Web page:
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New safety rules broaden scope of design responsibility

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Definition of a designer will be dramatically widened when the revised Construction (Design and Management) Regulations come into force early next year.

Advice given by telephone will come within the scope of the rules as well as designs produced on paper or on a computer.

The new regulations were issued for a 12-week public consultation period on 31 March in one of the final stages before they come into force. They were drawn up by a working party under the auspices of the Health & Safety Executive including representatives from the construction industry and trade unions.

“The HSE felt that the existing regulations didn’t define the designer’s responsibilities clearly enough,” said British Constructional Steel Association Health and Safety Manager Peter Walker.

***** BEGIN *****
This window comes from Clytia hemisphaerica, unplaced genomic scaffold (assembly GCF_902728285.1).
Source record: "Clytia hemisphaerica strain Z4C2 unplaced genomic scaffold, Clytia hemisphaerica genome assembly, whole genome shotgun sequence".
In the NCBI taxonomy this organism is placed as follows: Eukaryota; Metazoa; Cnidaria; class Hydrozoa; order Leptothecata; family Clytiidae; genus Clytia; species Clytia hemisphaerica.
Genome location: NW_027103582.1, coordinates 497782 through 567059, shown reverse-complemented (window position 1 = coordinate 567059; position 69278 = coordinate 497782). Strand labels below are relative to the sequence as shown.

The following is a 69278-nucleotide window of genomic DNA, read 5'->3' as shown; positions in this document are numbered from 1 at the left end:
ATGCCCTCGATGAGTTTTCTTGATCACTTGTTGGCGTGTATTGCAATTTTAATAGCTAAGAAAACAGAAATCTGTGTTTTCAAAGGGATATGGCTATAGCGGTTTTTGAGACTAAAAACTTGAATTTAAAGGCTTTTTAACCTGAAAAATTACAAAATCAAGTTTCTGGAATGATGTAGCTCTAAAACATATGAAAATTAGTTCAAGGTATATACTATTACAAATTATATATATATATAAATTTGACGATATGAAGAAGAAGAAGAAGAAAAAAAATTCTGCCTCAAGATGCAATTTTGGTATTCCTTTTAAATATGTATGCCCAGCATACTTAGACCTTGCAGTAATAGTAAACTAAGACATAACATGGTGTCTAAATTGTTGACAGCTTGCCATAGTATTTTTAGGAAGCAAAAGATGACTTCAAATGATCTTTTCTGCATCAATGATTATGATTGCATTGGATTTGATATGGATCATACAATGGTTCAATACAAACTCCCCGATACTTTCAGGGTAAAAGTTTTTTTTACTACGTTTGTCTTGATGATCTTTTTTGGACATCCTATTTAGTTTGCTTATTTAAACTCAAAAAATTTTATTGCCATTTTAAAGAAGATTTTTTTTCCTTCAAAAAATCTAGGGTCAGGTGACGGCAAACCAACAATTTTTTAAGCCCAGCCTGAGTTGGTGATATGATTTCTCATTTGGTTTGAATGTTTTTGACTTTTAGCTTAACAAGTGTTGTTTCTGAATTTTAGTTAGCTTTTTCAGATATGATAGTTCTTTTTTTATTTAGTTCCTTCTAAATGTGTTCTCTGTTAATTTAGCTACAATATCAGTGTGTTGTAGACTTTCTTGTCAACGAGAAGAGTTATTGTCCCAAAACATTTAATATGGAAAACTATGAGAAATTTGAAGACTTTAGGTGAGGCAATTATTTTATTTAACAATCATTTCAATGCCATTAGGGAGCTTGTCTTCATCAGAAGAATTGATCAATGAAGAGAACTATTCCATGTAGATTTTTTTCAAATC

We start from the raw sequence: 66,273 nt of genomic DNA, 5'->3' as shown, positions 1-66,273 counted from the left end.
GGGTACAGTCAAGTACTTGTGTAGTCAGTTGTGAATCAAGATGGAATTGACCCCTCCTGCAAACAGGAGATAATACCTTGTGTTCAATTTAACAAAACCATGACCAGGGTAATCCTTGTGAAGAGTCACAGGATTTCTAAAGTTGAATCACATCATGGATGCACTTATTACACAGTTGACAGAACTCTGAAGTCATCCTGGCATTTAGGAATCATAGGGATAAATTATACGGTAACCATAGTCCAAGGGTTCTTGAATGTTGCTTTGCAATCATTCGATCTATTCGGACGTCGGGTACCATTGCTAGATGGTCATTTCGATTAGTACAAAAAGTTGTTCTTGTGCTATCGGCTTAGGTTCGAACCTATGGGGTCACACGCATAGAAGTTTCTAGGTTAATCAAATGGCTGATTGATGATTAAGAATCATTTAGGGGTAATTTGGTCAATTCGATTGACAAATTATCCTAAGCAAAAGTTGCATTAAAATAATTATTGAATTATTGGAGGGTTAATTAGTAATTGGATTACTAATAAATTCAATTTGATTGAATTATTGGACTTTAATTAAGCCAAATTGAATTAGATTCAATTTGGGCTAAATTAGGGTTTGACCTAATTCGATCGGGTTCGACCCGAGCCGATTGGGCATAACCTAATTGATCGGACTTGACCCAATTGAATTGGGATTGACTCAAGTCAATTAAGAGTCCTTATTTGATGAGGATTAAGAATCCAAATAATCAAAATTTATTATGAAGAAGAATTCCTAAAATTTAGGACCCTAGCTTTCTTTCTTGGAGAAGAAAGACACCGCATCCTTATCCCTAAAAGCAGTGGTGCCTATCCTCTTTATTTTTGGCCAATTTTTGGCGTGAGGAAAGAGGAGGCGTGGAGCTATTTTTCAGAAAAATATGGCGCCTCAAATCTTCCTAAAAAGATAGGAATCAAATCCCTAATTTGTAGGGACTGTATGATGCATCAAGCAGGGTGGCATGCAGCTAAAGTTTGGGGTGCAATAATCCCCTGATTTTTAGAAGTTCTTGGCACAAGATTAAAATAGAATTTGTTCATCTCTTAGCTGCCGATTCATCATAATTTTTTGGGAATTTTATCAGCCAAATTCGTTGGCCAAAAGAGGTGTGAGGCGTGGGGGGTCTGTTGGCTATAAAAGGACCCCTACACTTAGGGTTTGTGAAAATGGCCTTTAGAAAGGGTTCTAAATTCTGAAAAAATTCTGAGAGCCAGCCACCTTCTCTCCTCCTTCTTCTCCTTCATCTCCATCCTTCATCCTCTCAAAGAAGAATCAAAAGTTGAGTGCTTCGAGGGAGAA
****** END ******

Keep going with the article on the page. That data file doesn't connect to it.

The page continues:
Designers are accountable for the health and safety implications of their design decisions on others. They are defined in the new regulations as those who have a trade or business which involves them in preparing designs for construction work, including variations, or anyone who specifies or alters a design.

This includes preparing drawings, design details, specifications and bills of quantities as well as analysis and calculations. The definition also applies to someone whose employees prepare designs.

The regulations would apply to steelwork contractors if, as often happens, they are consulted informally by structural engineers in the early stages of a project.

They would also apply to temproary works engineers, or to a purchaser who buys materials where the choice has been left open.

Designers’ duties extend to modifications to designs: hurriedly produced solutions to problems or other last minute changes need to be properly thought through.

Mr Walker said: “The new regulations will cover an awful lot of people who might not normally think of themselves as designers.” He added: “Regulations very rarely change significantly at this stage of the process.”

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